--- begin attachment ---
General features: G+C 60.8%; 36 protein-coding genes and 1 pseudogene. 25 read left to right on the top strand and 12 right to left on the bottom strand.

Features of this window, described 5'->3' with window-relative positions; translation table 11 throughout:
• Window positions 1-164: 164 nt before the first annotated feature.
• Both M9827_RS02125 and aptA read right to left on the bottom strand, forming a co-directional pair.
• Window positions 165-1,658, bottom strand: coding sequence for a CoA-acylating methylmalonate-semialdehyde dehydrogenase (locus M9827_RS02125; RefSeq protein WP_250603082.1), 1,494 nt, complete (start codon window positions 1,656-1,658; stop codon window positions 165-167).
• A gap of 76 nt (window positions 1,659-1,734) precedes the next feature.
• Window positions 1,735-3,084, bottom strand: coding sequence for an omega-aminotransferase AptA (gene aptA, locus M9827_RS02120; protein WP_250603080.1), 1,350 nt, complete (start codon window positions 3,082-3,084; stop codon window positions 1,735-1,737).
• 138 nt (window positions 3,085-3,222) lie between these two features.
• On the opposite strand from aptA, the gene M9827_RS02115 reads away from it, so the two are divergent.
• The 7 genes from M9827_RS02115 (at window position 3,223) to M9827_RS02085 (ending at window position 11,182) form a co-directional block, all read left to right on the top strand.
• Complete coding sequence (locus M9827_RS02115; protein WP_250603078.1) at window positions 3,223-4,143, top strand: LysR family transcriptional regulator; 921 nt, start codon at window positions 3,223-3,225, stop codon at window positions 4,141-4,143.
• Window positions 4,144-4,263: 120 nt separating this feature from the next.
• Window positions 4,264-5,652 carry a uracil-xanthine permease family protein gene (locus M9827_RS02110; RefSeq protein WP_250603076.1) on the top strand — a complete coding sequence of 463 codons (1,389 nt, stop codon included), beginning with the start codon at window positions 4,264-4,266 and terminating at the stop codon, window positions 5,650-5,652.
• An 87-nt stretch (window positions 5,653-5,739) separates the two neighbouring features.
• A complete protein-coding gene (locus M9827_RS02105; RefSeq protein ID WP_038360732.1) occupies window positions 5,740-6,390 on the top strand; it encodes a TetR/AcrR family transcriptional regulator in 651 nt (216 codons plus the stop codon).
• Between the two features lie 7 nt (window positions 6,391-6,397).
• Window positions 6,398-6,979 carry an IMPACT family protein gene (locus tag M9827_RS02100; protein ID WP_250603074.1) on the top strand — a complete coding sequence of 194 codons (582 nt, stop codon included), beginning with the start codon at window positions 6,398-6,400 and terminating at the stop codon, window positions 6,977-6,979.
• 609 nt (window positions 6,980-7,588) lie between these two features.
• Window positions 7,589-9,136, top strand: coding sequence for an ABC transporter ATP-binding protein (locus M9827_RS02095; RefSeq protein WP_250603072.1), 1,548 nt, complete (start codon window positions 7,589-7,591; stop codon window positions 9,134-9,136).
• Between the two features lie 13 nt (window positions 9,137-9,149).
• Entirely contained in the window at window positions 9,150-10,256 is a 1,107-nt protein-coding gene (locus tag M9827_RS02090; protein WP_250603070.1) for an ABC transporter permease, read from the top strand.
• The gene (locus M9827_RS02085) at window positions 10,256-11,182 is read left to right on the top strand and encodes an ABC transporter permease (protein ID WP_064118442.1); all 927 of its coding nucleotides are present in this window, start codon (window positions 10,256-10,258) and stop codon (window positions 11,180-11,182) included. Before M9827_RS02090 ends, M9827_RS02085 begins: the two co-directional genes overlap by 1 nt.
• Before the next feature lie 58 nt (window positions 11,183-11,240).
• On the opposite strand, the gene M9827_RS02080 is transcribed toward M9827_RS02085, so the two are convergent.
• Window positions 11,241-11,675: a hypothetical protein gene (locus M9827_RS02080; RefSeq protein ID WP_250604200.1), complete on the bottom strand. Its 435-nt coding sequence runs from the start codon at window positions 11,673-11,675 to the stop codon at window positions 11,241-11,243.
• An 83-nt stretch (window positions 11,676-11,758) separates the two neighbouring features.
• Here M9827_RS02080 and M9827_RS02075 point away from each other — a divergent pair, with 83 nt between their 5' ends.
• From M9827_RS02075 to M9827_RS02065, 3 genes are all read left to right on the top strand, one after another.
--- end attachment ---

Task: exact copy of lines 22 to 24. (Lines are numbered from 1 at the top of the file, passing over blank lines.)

• The gene (locus M9827_RS02085) at window positions 10,256-11,182 is read left to right on the top strand and encodes an ABC transporter permease (protein ID WP_064118442.1); all 927 of its coding nucleotides are present in this window, start codon (window positions 10,256-10,258) and stop codon (window positions 11,180-11,182) included. Before M9827_RS02090 ends, M9827_RS02085 begins: the two co-directional genes overlap by 1 nt.
• Before the next feature lie 58 nt (window positions 11,183-11,240).
• On the opposite strand, the gene M9827_RS02080 is transcribed toward M9827_RS02085, so the two are convergent.